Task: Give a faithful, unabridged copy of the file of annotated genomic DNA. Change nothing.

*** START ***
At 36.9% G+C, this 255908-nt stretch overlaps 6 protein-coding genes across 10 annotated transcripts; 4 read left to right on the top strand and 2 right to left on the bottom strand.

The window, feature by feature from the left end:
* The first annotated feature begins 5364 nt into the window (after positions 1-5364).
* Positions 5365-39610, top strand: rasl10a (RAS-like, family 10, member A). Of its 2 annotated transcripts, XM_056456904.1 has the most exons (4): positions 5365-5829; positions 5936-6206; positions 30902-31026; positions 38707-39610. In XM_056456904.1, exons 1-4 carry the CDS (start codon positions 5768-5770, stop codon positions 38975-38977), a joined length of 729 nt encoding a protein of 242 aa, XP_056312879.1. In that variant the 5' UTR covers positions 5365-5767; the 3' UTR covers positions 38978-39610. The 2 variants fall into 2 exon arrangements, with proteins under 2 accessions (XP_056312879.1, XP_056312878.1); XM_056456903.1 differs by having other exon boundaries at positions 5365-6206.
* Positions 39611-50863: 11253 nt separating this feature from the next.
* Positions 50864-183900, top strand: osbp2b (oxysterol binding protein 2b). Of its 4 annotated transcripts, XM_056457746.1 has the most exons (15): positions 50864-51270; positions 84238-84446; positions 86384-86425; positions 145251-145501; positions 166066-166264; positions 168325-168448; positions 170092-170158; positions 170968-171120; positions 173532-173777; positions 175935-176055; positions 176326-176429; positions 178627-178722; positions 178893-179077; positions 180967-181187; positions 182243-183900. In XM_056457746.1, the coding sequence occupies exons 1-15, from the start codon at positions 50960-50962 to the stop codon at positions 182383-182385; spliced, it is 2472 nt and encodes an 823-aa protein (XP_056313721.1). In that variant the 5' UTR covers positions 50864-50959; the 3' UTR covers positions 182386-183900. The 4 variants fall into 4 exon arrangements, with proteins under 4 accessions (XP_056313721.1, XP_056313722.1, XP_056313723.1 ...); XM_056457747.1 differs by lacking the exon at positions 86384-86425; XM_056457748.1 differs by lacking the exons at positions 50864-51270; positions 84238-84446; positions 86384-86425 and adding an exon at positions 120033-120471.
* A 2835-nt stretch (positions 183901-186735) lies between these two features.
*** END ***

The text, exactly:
At 36.9% G+C, this 255908-nt stretch overlaps 6 protein-coding genes across 10 annotated transcripts; 4 read left to right on the top strand and 2 right to left on the bottom strand.

The window, feature by feature from the left end:
* The first annotated feature begins 5364 nt into the window (after positions 1-5364).
* Positions 5365-39610, top strand: rasl10a (RAS-like, family 10, member A). Of its 2 annotated transcripts, XM_056456904.1 has the most exons (4): positions 5365-5829; positions 5936-6206; positions 30902-31026; positions 38707-39610. In XM_056456904.1, exons 1-4 carry the CDS (start codon positions 5768-5770, stop codon positions 38975-38977), a joined length of 729 nt encoding a protein of 242 aa, XP_056312879.1. In that variant the 5' UTR covers positions 5365-5767; the 3' UTR covers positions 38978-39610. The 2 variants fall into 2 exon arrangements, with proteins under 2 accessions (XP_056312879.1, XP_056312878.1); XM_056456903.1 differs by having other exon boundaries at positions 5365-6206.
* Positions 39611-50863: 11253 nt separating this feature from the next.
* Positions 50864-183900, top strand: osbp2b (oxysterol binding protein 2b). Of its 4 annotated transcripts, XM_056457746.1 has the most exons (15): positions 50864-51270; positions 84238-84446; positions 86384-86425; positions 145251-145501; positions 166066-166264; positions 168325-168448; positions 170092-170158; positions 170968-171120; positions 173532-173777; positions 175935-176055; positions 176326-176429; positions 178627-178722; positions 178893-179077; positions 180967-181187; positions 182243-183900. In XM_056457746.1, the coding sequence occupies exons 1-15, from the start codon at positions 50960-50962 to the stop codon at positions 182383-182385; spliced, it is 2472 nt and encodes an 823-aa protein (XP_056313721.1). In that variant the 5' UTR covers positions 50864-50959; the 3' UTR covers positions 182386-183900. The 4 variants fall into 4 exon arrangements, with proteins under 4 accessions (XP_056313721.1, XP_056313722.1, XP_056313723.1 ...); XM_056457747.1 differs by lacking the exon at positions 86384-86425; XM_056457748.1 differs by lacking the exons at positions 50864-51270; positions 84238-84446; positions 86384-86425 and adding an exon at positions 120033-120471.
* A 2835-nt stretch (positions 183901-186735) lies between these two features.